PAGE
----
With reference to
The computer 20 may also include a magnetic hard disk drive 27 for reading from and writing to a magnetic hard disk 39, a magnetic disk drive 28 for reading from or writing to a removable magnetic disk 29, and an optical disc drive 30 for reading from or writing to removable optical disc 31 such as a CD-ROM or other optical media. The magnetic hard disk drive 27, magnetic disk drive 28, and optical disc drive 30 are connected to the system bus 23 by a hard disk drive interface 32, a magnetic disk drive-interface 33, and an optical drive interface 34, respectively. The drives and their associated computer-readable media provide nonvolatile storage of computer-executable instructions, data structures, program modules and other data for the computer 20. Although the exemplary environment described herein employs a magnetic hard disk 39, a removable magnetic disk 29 and a removable optical disc 31, other types of computer readable media for storing data can be used, including magnetic cassettes, flash memory cards, digital versatile discs, Bernoulli cartridges, RAMs, ROMs, and the like.
Program code means comprising one or more program modules may be stored on the hard disk 39, magnetic disk 29, optical disc 31, ROM 24 or RAM 25, including an operating system 35, one or more application programs 36, other program modules 37, and program data 38. A user may enter commands and information into the computer 20 through keyboard 40, pointing device 42, or other input devices (not shown), such as a microphone, joy stick, game pad, satellite dish, scanner, or the like. These and other input devices are often connected to the processing unit 21 through a serial port interface 46 coupled to system bus 23. Alternatively, the input devices may be connected by other interfaces, such as a parallel port, a game port or a universal serial bus (USB). A monitor 47 or another display device is also connected to system bus 23 via an interface, such as video adapter 48. In addition to the monitor, personal computers typically include other peripheral output devices (not shown), such as speakers and printers.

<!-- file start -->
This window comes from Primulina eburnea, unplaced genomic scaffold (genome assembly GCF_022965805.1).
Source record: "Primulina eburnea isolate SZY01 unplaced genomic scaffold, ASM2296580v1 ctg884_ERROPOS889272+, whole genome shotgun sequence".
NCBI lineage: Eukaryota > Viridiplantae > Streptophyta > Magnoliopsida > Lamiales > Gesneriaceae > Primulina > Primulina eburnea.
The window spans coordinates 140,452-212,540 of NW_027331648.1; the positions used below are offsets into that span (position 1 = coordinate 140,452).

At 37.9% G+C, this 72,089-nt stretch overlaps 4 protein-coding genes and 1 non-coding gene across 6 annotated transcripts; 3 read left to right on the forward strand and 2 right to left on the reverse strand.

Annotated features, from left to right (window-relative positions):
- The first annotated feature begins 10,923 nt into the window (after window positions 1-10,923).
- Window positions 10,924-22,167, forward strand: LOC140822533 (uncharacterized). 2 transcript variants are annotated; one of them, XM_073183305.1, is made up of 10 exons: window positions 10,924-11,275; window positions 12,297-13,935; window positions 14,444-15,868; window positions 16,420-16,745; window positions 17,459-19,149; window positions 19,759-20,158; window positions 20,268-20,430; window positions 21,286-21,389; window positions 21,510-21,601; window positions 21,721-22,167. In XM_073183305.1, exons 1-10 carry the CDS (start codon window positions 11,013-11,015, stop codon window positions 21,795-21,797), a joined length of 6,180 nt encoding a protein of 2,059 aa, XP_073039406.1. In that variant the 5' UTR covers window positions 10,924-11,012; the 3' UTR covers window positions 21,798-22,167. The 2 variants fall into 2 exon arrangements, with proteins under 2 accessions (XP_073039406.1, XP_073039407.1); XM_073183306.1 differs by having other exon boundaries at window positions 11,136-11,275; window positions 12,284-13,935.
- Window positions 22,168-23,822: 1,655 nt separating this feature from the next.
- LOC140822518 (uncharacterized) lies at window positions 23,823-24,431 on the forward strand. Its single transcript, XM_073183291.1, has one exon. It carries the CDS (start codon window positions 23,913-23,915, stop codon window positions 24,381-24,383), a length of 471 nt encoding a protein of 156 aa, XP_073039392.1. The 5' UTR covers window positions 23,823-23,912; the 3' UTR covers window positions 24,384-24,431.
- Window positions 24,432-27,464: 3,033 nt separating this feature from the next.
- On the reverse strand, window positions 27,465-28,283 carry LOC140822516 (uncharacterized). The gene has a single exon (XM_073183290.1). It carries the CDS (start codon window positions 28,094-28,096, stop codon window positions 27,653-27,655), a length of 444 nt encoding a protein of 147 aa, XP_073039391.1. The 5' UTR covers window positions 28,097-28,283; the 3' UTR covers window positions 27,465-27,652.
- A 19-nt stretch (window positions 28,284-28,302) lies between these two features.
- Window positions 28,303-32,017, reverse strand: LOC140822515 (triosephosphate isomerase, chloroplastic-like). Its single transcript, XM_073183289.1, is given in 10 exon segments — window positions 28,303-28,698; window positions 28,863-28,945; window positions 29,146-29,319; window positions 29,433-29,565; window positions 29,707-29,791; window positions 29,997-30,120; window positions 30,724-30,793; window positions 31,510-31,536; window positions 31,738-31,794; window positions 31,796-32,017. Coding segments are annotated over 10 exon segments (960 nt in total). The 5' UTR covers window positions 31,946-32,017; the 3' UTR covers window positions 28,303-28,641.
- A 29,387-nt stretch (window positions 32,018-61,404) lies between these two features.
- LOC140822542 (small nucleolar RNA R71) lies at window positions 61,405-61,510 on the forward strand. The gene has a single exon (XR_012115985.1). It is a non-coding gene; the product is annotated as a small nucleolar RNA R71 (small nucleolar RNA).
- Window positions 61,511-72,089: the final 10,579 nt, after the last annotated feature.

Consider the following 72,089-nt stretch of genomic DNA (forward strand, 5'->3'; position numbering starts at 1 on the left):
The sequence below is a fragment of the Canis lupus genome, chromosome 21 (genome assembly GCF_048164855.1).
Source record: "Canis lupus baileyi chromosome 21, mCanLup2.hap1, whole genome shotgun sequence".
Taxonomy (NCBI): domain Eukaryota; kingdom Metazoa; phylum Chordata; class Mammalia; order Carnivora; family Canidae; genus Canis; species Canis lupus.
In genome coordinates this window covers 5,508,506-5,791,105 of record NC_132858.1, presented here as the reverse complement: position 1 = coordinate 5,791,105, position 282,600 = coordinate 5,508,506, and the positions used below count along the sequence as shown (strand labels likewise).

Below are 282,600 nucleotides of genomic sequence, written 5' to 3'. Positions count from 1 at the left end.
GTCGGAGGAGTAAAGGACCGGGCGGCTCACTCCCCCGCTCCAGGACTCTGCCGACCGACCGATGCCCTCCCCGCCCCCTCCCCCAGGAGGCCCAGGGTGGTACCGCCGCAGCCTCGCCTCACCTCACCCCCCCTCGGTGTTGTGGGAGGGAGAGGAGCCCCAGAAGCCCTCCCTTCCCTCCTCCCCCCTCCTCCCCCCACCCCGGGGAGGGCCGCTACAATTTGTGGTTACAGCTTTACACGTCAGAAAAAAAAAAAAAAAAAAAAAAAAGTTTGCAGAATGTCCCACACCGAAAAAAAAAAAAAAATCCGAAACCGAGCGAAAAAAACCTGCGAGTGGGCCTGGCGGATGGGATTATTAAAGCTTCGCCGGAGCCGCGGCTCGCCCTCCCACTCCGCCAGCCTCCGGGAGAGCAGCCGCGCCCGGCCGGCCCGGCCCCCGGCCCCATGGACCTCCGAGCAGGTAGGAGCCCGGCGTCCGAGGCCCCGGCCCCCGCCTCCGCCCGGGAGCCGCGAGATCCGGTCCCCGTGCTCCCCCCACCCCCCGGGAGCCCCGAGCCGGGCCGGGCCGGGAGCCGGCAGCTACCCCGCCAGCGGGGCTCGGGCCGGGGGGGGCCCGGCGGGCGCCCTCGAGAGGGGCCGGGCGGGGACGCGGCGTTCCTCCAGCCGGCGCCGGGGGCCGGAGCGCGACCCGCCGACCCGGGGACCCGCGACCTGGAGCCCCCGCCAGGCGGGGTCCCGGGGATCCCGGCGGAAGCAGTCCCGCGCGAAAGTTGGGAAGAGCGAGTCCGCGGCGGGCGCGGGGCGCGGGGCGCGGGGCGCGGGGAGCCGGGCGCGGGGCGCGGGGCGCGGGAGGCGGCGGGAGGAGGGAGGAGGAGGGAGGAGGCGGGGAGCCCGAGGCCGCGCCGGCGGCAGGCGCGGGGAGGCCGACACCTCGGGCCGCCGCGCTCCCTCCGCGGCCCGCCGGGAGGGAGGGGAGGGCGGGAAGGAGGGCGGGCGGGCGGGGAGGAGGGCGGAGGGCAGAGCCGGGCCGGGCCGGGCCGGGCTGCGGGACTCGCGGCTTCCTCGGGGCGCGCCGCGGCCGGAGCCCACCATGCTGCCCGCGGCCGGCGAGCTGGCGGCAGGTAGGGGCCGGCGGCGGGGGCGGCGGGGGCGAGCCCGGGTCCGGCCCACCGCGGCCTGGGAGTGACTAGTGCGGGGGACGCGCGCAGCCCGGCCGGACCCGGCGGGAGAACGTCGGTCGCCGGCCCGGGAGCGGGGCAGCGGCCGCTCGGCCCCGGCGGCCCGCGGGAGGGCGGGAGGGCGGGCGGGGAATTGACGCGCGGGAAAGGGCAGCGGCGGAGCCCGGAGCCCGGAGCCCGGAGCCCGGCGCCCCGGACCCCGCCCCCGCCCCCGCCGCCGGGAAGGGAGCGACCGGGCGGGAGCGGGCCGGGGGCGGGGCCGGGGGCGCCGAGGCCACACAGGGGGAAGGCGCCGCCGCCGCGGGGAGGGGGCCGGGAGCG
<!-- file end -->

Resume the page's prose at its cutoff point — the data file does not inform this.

The computer 20 may operate in a networked environment using logical connections to one or more remote computers, such as remote computers 49 a and 49 b. Remote computers 49 a and 49 b may each be another personal computer, a server, a router, a network PC, a peer device or other common network node, and typically include many or all of the elements described above relative to the computer 20, although only memory storage devices 50 a and 50 b and their associated application programs 36 a and 36 b have been illustrated in FIG. 10. The logical connections depicted in
When used in a LAN networking environment, the computer 20 is connected to the local network 51 through a network interface or adapter 53. When used in a WAN networking environment, the computer 20 may include a modem 54, a wireless link, or other means for establishing communications over the wide area network 52, such as the Internet. The modem 54, which may be internal or external, is connected to the system bus 23 via the serial port interface 46. In a networked environment, program modules depicted relative to the computer 20, or portions thereof, may be stored in the remote memory storage device. It will be appreciated that the network connections shown are exemplary and other means of establishing communications over wide area network 52 may be used.
The present invention may be embodied in other specific forms without departing from its spirit or essential characteristics. The described embodiments are to be considered in all respects only as illustrative and not restrictive. The scope of the invention is, therefore, indicated by the appended claims rather than by the foregoing description. All changes which come within the meaning and range of equivalency of the claims are to be embraced within their scope.
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|U.S. Classification||707/803, 707/E17.125, 707/E17.129, 707/999.004, 707/999.01|
|Cooperative Classification||Y10S707/99942, Y10S707/99933, Y10S707/99943, Y10S707/99934, G06F17/30929, G06F17/30415, G06F17/30917|
|European Classification||G06F17/30X3D, G06F17/30S4F9P, G06F17/30X7P|
|Jun 26, 2002||AS||Assignment|